Smuggled guns fuelling B.C.'s gang problem
CTV.ca News Staff
Published Saturday, February 28, 2009 9:43PM EST
Roughly half of the guns fuelling a gang war in British Columbia's Lower Mainland come from the United States, RCMP say, highlighting the difficult challenge of stopping the flow of weapons into Canada.
More than a dozen shootings in the past few weeks have sparked concern among the public, especially those living in the Metro Vancouver area. On Saturday, police in Surrey were investigating another two incidents that left one person wounded.
Last year, police confiscated 191 guns at the B.C.-Washington border. It's impossible to say how many others found their way into Canada.
"We know that they have been smuggled when we find them in the hands of criminals, being used in a drive-by shooting or a homicide," RCMP Sgt. Tim Shields told CTV News.
"But we have a very long border. In places, it's easy to smuggle contraband over."
At the Peace Arch crossing, roughly 4 million cars pass between Washington state and B.C. each year.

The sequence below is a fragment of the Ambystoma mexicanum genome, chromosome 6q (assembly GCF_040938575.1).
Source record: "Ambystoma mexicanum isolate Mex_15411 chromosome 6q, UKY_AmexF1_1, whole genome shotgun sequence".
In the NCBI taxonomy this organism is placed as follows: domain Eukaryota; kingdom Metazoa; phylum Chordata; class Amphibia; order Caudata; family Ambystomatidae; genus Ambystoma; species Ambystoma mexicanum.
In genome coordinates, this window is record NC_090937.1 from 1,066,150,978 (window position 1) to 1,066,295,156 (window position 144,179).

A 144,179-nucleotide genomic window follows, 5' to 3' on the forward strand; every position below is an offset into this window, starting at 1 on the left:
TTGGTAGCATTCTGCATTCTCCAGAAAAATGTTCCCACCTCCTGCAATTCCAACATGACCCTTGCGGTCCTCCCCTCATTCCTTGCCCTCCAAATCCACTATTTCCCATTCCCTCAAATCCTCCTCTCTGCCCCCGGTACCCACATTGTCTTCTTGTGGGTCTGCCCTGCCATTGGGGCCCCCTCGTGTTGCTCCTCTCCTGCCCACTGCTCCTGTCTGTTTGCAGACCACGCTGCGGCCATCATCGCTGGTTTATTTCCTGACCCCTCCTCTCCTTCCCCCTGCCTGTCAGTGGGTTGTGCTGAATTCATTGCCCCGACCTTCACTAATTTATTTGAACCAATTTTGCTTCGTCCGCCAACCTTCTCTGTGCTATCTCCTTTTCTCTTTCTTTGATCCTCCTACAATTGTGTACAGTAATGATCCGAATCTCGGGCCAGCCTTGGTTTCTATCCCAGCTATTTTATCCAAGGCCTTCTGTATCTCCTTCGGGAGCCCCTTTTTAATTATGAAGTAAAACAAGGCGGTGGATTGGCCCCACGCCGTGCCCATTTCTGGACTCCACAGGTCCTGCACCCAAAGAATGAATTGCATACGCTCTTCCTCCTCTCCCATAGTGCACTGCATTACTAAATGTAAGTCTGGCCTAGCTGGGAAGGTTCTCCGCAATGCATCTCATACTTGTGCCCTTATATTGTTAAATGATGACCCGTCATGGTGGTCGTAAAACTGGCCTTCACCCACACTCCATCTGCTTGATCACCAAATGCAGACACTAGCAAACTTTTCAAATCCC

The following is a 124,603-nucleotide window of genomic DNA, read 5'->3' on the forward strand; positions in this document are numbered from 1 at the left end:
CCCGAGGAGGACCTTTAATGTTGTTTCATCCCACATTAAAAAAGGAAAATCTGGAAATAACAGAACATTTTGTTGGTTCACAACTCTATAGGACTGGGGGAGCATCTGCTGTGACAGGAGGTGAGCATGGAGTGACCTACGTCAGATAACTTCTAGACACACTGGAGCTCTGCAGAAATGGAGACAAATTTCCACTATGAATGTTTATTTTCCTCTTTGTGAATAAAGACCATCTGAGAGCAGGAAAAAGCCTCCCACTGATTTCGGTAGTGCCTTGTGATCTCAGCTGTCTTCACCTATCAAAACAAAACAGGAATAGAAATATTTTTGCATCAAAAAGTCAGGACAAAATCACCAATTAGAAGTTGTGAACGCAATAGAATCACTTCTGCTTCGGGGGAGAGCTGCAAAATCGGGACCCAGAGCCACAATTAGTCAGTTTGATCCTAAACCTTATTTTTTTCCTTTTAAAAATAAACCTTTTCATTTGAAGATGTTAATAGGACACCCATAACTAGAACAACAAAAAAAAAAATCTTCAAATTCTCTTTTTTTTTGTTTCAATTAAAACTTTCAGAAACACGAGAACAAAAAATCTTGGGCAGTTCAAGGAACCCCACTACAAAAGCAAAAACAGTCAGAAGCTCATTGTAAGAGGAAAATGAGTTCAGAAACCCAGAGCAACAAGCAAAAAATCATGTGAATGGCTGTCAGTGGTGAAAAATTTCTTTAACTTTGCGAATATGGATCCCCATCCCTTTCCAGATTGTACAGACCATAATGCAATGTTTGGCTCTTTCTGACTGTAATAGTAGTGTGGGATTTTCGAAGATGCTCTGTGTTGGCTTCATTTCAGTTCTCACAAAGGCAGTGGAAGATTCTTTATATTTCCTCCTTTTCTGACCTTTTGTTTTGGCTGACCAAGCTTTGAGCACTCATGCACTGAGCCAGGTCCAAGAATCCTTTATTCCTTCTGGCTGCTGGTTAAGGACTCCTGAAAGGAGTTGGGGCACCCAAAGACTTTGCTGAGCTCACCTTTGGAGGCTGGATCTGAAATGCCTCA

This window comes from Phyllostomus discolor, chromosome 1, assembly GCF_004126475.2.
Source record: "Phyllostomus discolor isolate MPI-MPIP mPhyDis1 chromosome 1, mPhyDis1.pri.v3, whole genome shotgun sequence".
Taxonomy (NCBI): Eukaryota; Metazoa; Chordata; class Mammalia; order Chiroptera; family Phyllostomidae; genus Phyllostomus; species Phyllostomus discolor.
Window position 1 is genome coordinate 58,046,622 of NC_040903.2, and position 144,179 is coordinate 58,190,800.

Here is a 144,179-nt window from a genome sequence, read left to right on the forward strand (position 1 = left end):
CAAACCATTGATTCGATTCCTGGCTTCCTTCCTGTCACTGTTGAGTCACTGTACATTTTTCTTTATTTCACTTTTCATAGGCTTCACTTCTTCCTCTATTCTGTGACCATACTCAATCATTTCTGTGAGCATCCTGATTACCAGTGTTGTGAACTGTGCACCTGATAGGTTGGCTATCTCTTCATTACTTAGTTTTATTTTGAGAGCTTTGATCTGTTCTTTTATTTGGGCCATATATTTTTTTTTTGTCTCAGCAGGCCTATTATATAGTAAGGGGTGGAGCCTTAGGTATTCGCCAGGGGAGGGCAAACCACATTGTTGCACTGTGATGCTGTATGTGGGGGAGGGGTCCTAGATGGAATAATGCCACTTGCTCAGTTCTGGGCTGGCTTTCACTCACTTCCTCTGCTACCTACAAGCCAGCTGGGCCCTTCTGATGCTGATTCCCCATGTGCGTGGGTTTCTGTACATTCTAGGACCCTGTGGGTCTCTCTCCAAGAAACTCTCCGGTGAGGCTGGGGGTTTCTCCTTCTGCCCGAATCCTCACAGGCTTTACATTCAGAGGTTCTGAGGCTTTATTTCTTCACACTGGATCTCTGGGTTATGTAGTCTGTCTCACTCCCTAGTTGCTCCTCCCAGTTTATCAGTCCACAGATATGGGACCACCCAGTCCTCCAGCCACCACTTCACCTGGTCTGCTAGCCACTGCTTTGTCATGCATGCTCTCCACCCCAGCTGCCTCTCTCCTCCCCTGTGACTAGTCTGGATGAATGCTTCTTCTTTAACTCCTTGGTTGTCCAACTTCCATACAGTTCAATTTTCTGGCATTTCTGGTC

Police not only have to contend with the sheer number of vehicles, but also the sophisticated techniques used by smugglers to hide weapons.
Derek Collins, the chief of operations at the Port of Douglas, showed CTV News one secret compartment recently discovered in a luxury SUV. It was found by a dog trained to sniff out gun powder.
"The dog sitting down is an indicator some odour has been detected that he's been trained to find," said Collins.
When police removed a speaker in the trunk, they found extra wires with the ends exposed. They connected the wires to a power source, and motors whirred into action -- a panel opened, exposing a cache of handguns.
The owner of the vehicle was charged and banned -- at least temporarily -- from entering Canada.
Many smugglers escape charges, but Colins said that's changing.
"Our criminal investigations are increasingly laying more charges," he said.
"The sophistication of the concealment method, the intent, the purpose of the trip in Canada, the statements that were made prior to the discovery -- the type of weapon that it is. They all play into the decision to lay charges or not."
But Steve Fudge, president of the B.C. Crown Counsel Association, said gangsters and smugglers have other methods to avoid convictions.
"Tuck the gun under the passenger seat," said Fudge. "So the driver isn't in possession because he's not even sitting in the seat where the gun was found. And the passenger isn't in possession because his defence is, 'I just got in the car, I didn't know the gun was there.'"
With reports from CTV's Rob Brown and Shannon Paterson